Thursday, July 11, 2013


July 11, 2013


Weehawken, New Jersey (JFK+50) A long time personal and political feud between former Secretary of Treasury Alexander Hamilton* and Vice-President Aaron Burr** was settled 209 years ago today at 7 a.m. on the "field of honor" here in Weehawken, N.J.

The feud between the two men intensified in the New York Governorship race of 1804^ when Hamilton was quoted in the newspapers as having called Aaron Burr "the most unfit and dangerous man of the community."

^When Burr learned President Jefferson would drop him from the ticket in 1804, he decided to run for Governor of NY.

The site of the duel was known as the Heights of Weehawken.  It was a popular location for the settlement of gentlemen's "affairs of honor."

Hamilton, who fired his pistol first but missed high, was shot in the lower abdomen by Burr.  The bullet lodged near the spine.

The pistols used in the duel, which belonged to Hamilton's brother-in-law John Baker Church, had a larger barrel than regular dueling pistols and a secret hair-trigger.

                      Wogdon Dueling Pistols
                      Actual weapons used in 
                         Burr-Hamilton Duel

Historian Joseph J. Ellis says that Alexander Hamilton "aimed to miss Burr, sending his ball into the tree above and behind.." but because Hamilton fired in the direction of his adversary, Burr "was perfectly justified" in returning fire.

Nevertheless, Burr was indicted for murder in both New Jersey and New York but the charges were either dismissed or resulted in acquittal.

Mr. Hamilton was carried from the field in critical condition.  He died on July 12, 1804 at 2 o'clock in the afternoon.  His remains were interred in the Trinity Churchyard Cemetery in Manhattan.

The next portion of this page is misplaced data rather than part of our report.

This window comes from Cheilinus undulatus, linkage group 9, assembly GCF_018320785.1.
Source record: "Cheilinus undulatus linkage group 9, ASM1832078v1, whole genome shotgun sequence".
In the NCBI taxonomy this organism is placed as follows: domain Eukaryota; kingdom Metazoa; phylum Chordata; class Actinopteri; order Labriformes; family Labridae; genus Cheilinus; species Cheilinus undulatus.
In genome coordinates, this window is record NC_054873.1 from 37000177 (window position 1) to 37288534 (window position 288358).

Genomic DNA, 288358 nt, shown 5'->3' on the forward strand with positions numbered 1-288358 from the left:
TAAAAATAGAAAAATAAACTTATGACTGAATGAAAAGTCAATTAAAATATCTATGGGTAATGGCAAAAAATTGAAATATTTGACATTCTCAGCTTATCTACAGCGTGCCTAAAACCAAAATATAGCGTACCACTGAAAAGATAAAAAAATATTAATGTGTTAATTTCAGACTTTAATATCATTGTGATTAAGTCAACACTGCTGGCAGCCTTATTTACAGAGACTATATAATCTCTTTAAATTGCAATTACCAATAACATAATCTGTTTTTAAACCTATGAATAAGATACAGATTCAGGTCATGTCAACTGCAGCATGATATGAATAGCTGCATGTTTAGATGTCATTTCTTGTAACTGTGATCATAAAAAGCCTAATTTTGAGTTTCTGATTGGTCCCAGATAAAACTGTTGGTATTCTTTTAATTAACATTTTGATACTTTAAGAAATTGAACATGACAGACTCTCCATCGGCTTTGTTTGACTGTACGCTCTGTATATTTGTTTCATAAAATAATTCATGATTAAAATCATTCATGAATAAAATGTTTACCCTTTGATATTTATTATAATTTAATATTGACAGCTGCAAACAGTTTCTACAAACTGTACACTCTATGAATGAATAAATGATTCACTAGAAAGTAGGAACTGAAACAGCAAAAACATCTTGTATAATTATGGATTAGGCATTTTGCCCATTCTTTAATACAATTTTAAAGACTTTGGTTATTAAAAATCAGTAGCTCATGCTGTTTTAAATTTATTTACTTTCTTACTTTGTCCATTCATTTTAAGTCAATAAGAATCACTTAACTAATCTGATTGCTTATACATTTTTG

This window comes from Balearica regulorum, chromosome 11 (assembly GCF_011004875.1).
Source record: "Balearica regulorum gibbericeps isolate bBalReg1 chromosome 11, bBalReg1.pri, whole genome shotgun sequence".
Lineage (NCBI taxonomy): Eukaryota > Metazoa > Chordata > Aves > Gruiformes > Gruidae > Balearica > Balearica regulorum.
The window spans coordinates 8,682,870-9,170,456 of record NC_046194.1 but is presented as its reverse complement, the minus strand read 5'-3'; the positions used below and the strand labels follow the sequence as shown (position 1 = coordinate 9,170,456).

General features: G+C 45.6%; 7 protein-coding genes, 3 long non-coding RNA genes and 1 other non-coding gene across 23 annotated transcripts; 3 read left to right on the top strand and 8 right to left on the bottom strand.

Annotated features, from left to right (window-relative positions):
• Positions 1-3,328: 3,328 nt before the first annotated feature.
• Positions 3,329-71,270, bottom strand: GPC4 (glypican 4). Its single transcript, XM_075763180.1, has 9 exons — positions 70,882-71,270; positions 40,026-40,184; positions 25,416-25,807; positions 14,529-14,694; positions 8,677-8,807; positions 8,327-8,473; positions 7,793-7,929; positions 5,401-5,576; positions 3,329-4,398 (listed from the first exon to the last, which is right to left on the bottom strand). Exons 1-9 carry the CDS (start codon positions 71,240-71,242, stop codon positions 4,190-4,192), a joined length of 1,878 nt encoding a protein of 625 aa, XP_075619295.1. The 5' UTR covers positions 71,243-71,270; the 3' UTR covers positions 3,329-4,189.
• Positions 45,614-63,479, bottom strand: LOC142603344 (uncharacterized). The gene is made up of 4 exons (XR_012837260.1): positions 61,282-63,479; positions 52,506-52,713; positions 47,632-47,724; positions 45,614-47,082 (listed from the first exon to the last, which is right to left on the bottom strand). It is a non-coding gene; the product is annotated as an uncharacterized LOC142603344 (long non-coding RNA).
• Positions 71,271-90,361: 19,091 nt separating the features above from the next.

Hamilton-Burr Duel 
                    Sketch by J. Mund

*Alexander Hamilton (1755-1804) was born in the British West Indies.  He graduated from Kings College (Columbia University) in New York.  Hamilton practiced law before serving in the Continental Army and after the Revolution continued his law career.

Hamilton was a delegate to the Confederation Congress in 1788-89 and served as the 1st Secretary of Treasury 1789-1795.

                         Alexander Hamilton
           Portrait by John Trumbull (1806)
          Washington University Law School

**Aaron Burr (1756-1836) was born in Newark, N.J. to a Presbyterian minister and mother who was Jonathan Edwards daughter.  He studied at the College of New Jersey (Princeton) and served in the Continental Army.  

After the war, Burr was admitted to the bar in NY and became NY State Attorney General in 1789.  He was elected 3rd Vice President of the United States in 1800 and served 1801-1805.

After leaving the Vice-Presidency, Burr was arrested and charged with treason, but was acquitted.

                           Aaron Burr (1802)
                Portrait by John Vanderlyn